Subject(s)
Antineoplastic Combined Chemotherapy Protocols/adverse effects , Betacoronavirus/pathogenicity , Coronavirus Infections/virology , Hematopoietic Stem Cell Transplantation/adverse effects , Immunocompromised Host , Opportunistic Infections/virology , Pneumonia, Viral/virology , Precursor Cell Lymphoblastic Leukemia-Lymphoma/therapy , Betacoronavirus/immunology , COVID-19 , COVID-19 Testing , Clinical Decision-Making , Clinical Laboratory Techniques , Coronavirus Infections/diagnosis , Coronavirus Infections/immunology , Coronavirus Infections/transmission , Critical Pathways , Decision Support Techniques , Humans , Opportunistic Infections/diagnosis , Opportunistic Infections/immunology , Opportunistic Infections/transmission , Pandemics , Pneumonia, Viral/diagnosis , Pneumonia, Viral/immunology , Pneumonia, Viral/transmission , Precursor Cell Lymphoblastic Leukemia-Lymphoma/immunology , Risk Assessment , Risk Factors , SARS-CoV-2
20.
Eur Urol ; 77(6): 742-747, 2020 06.
Article in English | MEDLINE | ID: covidwho-27850

ABSTRACT

Coronavirus disease 2019 (COVID-19) is a novel and lethal infectious disease, posing a threat to global health security. The number of cases has increased rapidly, but no data concerning kidney transplant (KTx) recipients infected with COVID-19 are available. To present the epidemiological, clinical, and therapeutic characteristics of KTx recipients infected with COVID-19, we report on a case series of five patients who were confirmed as having COVID-19 through nucleic acid testing (NAT) from January 1, 2020 to February 28, 2020. The most common symptoms on admission to hospital were fever (five patients, 100%), cough (five patients, 100%), myalgia or fatigue (three patients, 60%), and sputum production (three patients, 60%); serum creatinine or urea nitrogen levels were slightly higher than those before symptom onset. Four patients received a reduced dose of maintenance immunosuppressive therapy during hospitalization. As of March 4, 2020 NAT was negative for COVID-19 in three patients twice in succession, and their computed tomography scans showed improved images. Although greater patient numbers and long-term follow-up data are needed, our series demonstrates that mild COVID-19 infection in KTx recipients can be managed using symptomatic support therapy combined with adjusted maintenance immunosuppressive therapy.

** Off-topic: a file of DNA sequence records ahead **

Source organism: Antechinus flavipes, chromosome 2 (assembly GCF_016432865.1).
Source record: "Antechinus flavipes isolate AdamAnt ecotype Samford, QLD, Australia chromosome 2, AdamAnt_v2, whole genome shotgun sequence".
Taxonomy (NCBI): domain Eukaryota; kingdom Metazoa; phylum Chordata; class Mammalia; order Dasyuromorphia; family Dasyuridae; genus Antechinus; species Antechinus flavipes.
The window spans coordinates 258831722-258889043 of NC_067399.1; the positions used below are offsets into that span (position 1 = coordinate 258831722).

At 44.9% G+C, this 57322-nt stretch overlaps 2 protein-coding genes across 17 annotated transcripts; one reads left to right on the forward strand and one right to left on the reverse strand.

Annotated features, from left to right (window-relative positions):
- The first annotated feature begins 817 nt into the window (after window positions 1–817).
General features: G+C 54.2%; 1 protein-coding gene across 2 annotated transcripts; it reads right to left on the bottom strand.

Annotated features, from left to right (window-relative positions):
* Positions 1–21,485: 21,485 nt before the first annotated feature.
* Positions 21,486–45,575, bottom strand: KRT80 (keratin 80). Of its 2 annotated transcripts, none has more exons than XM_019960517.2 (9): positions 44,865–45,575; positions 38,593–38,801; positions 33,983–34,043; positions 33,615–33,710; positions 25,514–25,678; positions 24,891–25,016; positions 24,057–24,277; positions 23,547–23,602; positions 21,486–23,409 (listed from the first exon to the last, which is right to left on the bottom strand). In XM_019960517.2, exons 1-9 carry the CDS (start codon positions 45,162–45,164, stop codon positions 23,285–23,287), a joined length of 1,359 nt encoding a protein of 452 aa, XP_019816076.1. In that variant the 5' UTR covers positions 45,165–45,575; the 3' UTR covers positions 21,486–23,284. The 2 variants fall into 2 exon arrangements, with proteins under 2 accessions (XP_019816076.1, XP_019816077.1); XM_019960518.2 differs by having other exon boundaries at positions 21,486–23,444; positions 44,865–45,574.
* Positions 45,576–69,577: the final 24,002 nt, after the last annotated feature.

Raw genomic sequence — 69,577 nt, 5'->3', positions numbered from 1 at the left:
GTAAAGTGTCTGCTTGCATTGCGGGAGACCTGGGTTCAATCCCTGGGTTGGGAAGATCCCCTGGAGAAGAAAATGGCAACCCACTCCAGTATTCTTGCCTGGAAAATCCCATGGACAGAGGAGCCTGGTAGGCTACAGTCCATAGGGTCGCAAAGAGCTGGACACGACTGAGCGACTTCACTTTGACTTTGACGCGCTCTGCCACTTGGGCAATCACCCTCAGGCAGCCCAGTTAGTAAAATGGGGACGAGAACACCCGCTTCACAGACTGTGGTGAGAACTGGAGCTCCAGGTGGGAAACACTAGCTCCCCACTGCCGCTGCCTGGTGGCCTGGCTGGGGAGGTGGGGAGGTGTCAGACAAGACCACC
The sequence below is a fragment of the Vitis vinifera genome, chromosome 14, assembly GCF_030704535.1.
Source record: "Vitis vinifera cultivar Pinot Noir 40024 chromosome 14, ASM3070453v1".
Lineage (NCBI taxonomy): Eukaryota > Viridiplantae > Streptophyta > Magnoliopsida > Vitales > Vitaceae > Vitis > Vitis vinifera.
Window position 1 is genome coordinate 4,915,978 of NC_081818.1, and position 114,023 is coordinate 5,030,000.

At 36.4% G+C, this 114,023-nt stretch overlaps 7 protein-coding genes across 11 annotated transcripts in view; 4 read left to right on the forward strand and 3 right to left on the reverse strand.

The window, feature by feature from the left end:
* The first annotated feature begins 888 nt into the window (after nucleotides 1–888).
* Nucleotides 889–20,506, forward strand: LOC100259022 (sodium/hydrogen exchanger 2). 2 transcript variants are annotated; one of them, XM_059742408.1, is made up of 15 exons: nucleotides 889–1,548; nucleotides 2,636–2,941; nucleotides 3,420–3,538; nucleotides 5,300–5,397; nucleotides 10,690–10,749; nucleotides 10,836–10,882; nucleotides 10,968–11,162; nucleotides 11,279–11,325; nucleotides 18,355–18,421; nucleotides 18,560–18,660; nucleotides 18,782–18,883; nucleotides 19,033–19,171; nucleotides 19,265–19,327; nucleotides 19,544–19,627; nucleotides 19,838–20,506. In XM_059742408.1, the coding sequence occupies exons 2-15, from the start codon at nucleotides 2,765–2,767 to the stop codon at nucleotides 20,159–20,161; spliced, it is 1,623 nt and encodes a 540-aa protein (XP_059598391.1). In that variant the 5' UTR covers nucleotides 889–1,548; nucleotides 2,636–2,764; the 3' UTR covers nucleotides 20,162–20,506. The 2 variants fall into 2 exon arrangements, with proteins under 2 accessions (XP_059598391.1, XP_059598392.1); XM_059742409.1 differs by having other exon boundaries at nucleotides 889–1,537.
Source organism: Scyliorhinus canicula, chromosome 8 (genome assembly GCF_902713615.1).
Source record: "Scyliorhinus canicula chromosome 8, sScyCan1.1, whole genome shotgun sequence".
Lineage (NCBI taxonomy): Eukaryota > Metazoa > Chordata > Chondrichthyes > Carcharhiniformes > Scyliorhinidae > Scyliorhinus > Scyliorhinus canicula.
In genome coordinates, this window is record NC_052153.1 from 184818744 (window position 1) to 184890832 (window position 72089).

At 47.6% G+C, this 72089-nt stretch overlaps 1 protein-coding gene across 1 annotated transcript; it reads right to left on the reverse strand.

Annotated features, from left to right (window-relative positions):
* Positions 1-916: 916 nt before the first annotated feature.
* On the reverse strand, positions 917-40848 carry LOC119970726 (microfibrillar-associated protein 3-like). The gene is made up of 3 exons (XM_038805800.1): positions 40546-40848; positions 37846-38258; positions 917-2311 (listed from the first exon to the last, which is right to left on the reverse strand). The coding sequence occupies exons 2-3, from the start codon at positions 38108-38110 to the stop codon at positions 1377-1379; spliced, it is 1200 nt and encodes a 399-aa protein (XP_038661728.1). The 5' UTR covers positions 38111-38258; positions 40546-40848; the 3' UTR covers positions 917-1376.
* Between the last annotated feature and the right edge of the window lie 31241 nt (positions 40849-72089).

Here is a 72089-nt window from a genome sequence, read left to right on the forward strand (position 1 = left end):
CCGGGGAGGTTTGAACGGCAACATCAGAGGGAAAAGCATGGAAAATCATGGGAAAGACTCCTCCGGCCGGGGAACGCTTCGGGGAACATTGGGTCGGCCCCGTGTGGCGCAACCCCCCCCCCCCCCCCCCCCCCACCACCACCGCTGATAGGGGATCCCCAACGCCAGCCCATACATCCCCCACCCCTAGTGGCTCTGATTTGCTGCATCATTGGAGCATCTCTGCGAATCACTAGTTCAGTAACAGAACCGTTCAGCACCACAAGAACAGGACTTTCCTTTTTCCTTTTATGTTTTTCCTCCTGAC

Subject(s)
Betacoronavirus/isolation & purification , Clinical Laboratory Techniques , Coronavirus Infections/diagnosis , Immunosuppressive Agents/adverse effects , Kidney Transplantation/adverse effects , Opportunistic Infections/diagnosis , Pneumonia, Viral/diagnosis , Transplant Recipients , Adult , Betacoronavirus/genetics , Betacoronavirus/immunology , COVID-19 , COVID-19 Testing , China , Coronavirus Infections/therapy , Coronavirus Infections/virology , Female , Humans , Immunocompromised Host , Immunosuppressive Agents/administration & dosage , Male , Middle Aged , Opportunistic Infections/therapy , Opportunistic Infections/virology , Pandemics , Pneumonia, Viral/therapy , Pneumonia, Viral/virology , Predictive Value of Tests , SARS-CoV-2 , Severity of Illness Index , Time Factors , Treatment Outcome
SELECTION OF CITATIONS
SEARCH DETAIL